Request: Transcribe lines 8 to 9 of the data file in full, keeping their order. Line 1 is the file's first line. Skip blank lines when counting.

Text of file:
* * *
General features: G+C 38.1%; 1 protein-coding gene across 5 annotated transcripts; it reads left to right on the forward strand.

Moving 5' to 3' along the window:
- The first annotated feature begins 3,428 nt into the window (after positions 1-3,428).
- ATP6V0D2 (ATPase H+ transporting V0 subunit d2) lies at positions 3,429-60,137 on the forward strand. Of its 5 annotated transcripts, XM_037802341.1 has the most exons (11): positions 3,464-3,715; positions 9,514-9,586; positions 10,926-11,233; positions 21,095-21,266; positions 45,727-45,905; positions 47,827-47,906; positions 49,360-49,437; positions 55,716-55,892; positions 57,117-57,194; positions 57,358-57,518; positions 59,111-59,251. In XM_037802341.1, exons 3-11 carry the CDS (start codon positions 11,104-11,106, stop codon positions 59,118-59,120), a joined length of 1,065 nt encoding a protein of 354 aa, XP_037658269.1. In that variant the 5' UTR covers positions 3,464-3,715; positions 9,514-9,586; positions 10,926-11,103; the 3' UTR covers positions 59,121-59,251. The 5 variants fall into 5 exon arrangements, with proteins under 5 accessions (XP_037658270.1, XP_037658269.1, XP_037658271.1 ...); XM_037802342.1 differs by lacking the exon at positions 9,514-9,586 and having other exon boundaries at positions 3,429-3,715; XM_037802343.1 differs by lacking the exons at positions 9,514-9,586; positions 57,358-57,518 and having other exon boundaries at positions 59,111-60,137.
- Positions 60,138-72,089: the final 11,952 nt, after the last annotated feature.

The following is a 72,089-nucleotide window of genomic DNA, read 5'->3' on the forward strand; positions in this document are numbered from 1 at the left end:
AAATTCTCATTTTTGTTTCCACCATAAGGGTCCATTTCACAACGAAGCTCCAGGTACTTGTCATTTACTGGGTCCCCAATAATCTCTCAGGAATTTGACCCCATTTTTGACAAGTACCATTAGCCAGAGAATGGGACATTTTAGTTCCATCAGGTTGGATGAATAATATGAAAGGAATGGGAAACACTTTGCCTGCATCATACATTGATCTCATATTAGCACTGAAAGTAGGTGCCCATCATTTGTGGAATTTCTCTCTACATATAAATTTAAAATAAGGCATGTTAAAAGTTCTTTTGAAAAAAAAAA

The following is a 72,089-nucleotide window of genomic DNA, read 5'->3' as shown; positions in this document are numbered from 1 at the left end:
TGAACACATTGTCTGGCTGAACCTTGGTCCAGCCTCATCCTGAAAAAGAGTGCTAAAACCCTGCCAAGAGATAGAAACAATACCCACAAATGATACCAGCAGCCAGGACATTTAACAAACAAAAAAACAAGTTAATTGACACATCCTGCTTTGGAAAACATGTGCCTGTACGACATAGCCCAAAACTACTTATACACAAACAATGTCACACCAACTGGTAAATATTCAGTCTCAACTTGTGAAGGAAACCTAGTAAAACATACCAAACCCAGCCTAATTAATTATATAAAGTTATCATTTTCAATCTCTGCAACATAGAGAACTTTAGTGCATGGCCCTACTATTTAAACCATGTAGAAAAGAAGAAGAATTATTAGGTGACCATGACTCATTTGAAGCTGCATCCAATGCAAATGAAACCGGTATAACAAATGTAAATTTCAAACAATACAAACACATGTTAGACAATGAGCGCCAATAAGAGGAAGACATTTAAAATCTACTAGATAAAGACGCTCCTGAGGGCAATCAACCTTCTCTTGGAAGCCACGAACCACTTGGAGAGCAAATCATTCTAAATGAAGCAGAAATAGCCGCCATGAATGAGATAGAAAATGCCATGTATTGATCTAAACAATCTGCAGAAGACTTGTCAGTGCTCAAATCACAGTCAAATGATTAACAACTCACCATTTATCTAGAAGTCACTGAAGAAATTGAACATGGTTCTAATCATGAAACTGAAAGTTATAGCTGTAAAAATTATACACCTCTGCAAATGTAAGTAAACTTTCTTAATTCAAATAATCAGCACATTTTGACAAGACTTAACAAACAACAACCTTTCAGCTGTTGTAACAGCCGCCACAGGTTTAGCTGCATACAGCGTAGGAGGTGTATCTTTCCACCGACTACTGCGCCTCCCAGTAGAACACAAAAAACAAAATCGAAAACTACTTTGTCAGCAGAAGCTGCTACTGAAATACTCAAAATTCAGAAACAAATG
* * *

The following is a 72,089-nucleotide window of genomic DNA, read 5'->3' as shown; positions in this document are numbered from 1 at the left end:
TGAACACATTGTCTGGCTGAACCTTGGTCCAGCCTCATCCTGAAAAAGAGTGCTAAAACCCTGCCAAGAGATAGAAACAATACCCACAAATGATACCAGCAGCCAGGACATTTAACAAACAAAAAAACAAGTTAATTGACACATCCTGCTTTGGAAAACATGTGCCTGTACGACATAGCCCAAAACTACTTATACACAAACAATGTCACACCAACTGGTAAATATTCAGTCTCAACTTGTGAAGGAAACCTAGTAAAACATACCAAACCCAGCCTAATTAATTATATAAAGTTATCATTTTCAATCTCTGCAACATAGAGAACTTTAGTGCATGGCCCTACTATTTAAACCATGTAGAAAAGAAGAAGAATTATTAGGTGACCATGACTCATTTGAAGCTGCATCCAATGCAAATGAAACCGGTATAACAAATGTAAATTTCAAACAATACAAACACATGTTAGACAATGAGCGCCAATAAGAGGAAGACATTTAAAATCTACTAGATAAAGACGCTCCTGAGGGCAATCAACCTTCTCTTGGAAGCCACGAACCACTTGGAGAGCAAATCATTCTAAATGAAGCAGAAATAGCCGCCATGAATGAGATAGAAAATGCCATGTATTGATCTAAACAATCTGCAGAAGACTTGTCAGTGCTCAAATCACAGTCAAATGATTAACAACTCACCATTTATCTAGAAGTCACTGAAGAAATTGAACATGGTTCTAATCATGAAACTGAAAGTTATAGCTGTAAAAATTATACACCTCTGCAAATGTAAGTAAACTTTCTTAATTCAAATAATCAGCACATTTTGACAAGACTTAACAAACAACAACCTTTCAGCTGTTGTAACAGCCGCCACAGGTTTAGCTGCATACAGCGTAGGAGGTGTATCTTTCCACCGACTACTGCGCCTCCCAGTAGAACACAAAAAACAAAATCGAAAACTACTTTGTCAGCAGAAGCTGCTACTGAAATACTCAAAATTCAGAAACAAATG